Monday, 16 July 2012

Farmer Fern learns Sign Language!

Today, Farmer Fern took a trip to Toronto to visit a children's camp with his puppet friends. Some of the kids at the camp have parents or siblings that are deaf or hard of hearing, so they use their hands and facial expressions to communicate. That's called Sign Language. One of the staff members at Silent Voice will tell you about that in this video...

Farmer Fern at the Guelph Enabling Garden

Last Thursday, I met some great kids at the Guelph Enabling Garden with my friend, Lea, who is a Horticultural Therapist there and also with my cousin, Cassidy. Cassidy had never been to the garden before, so I answered all his questions about the garden, then took him...and all the kids too... on a little tour of my favourite place alongside the Speed River at Riverside Park. Then we all made butterfly puppets (some actually turned into snakes and bunnies!) which fluttered around the garden visiting the various flowers. We sang songs and played on a thumb piano. It was lots of fun! Thank you to the Lea, the Playsense Kids and Staff for a wonderful morning!

Here's a video that introduces you to the creative mentors of this puppet program: Nathan, Alisa, Louisa and Sarah! Lea (in the green shirt) is one of them too. Thanks to her for inviting them, and also to our friend Erica (behind the camera) for this short video!

Cousin Cassidy and I will be back at the Guelph Enabling Garden this Wednesday, July 16th. The puppet show starts at 10 a.m. We hope to see you there!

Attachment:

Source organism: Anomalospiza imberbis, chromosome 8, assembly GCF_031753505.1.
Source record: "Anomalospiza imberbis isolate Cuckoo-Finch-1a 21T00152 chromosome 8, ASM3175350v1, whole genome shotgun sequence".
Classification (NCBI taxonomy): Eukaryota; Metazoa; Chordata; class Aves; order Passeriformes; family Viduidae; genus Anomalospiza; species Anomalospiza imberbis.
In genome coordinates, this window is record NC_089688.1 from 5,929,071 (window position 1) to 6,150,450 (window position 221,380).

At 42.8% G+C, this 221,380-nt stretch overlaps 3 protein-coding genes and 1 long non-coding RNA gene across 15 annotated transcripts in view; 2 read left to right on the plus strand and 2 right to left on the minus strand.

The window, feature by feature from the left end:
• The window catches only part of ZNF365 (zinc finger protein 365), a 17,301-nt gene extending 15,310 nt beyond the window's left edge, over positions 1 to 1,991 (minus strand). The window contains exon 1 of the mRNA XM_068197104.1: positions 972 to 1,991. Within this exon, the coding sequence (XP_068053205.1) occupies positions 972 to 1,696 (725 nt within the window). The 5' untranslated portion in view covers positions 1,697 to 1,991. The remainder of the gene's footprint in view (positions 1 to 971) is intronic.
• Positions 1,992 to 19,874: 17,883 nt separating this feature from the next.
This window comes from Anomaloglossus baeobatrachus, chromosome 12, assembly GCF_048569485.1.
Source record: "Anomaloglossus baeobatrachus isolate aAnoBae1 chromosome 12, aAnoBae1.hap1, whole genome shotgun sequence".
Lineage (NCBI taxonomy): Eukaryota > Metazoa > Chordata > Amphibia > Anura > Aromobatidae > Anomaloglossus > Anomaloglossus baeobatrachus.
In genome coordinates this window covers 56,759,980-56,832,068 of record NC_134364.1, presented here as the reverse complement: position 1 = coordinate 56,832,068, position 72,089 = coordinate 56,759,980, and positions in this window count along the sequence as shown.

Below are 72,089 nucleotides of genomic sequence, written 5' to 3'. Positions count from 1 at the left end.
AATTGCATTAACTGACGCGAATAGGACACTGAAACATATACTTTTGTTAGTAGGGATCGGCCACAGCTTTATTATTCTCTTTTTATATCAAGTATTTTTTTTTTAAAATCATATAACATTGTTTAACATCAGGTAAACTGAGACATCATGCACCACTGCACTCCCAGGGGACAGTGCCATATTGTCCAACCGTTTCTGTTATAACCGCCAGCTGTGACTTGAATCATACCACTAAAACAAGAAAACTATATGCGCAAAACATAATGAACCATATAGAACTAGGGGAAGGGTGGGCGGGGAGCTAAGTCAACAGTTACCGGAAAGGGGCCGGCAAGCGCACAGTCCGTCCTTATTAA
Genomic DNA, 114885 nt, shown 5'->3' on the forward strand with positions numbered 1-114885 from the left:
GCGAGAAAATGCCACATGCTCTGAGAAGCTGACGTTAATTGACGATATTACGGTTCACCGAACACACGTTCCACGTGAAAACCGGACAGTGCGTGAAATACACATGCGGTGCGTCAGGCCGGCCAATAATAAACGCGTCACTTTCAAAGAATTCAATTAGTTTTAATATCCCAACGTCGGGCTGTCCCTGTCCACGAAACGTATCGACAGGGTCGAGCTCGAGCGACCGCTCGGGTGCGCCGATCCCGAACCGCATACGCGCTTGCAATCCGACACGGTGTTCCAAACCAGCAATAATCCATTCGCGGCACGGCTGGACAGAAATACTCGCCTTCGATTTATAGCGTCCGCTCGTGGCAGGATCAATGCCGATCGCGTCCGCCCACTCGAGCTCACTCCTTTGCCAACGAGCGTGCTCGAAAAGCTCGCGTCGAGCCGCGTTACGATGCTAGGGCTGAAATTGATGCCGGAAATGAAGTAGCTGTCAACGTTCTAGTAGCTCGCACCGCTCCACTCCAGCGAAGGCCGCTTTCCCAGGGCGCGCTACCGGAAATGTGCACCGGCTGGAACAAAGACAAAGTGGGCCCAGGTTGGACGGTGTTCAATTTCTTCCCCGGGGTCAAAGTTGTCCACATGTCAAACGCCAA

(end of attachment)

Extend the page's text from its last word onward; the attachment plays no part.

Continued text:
The Guelph Enabling Garden is located in Riverside Park. Here is a link to their blog: 


Wednesday, 11 July 2012

Wiggly Worms and Soil

The Worm 
No, little worm, you need not slip
Into your hole, with such a skip;
Drawing the gravel as you glide
On to your smooth and slimy side.

I’m not a crow, poor worm, not I,
Peeping about your holes to spy,
And fly away with you in air,
To give my young ones each a share.

O no, I’m only looking about,
To see you wriggle in and out,
And drawing together your slimy rings,
Instead of feet, like other things:

So, little worm, don’t slide and slip
Into your hole, with such a skip!

Worms play an important role in the garden.  As Charles Darwin once said, "They are the intestines of the Earth."  These little 'soil farmers' provide many benefits to plants and to us just by simply living, eating and reproducing.

Some of the wonderful things worms do in the garden:
  • Worms eat old plant material and food scraps left over in the soil and break them down
  • Worm castings or 'poop' provide food and nutrients for the plants to grow
  • When worms wiggle through the soil the tunnels they leave behind allow air and water to filter into the ground and loosen the soil for plant roots to grow
To learn more about worms here are some cool links to check out:
To learn more about where your food comes from watch this fun video and song from the Banana Slug String Band: